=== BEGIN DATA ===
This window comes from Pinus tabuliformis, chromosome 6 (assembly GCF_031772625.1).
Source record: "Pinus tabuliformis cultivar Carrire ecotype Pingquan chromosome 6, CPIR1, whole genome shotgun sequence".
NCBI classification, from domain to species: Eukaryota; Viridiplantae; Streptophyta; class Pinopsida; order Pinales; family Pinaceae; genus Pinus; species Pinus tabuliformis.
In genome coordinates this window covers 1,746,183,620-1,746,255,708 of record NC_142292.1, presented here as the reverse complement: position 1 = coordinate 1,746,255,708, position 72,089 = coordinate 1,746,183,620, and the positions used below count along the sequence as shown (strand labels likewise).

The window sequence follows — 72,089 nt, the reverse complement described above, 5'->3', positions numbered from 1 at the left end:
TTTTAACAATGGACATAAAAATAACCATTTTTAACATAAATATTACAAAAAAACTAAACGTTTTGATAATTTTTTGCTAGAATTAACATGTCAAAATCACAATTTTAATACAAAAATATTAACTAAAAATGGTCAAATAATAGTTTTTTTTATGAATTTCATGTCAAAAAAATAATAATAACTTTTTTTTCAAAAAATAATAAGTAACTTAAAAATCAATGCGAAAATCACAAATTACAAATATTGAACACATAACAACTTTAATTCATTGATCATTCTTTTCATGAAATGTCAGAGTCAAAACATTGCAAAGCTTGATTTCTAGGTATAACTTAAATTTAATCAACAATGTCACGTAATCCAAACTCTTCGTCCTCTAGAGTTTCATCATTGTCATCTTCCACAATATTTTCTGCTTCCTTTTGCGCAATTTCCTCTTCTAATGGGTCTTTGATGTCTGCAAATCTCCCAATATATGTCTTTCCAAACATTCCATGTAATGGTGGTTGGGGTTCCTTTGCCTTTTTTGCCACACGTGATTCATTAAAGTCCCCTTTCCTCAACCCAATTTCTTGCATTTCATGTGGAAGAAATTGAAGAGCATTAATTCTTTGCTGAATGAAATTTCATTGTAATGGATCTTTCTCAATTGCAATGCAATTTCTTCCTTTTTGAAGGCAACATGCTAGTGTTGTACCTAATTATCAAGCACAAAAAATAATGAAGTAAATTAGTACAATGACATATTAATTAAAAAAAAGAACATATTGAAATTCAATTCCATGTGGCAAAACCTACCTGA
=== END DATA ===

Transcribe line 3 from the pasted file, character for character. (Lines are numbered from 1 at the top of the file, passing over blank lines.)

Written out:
NCBI classification, from domain to species: Eukaryota; Viridiplantae; Streptophyta; class Pinopsida; order Pinales; family Pinaceae; genus Pinus; species Pinus tabuliformis.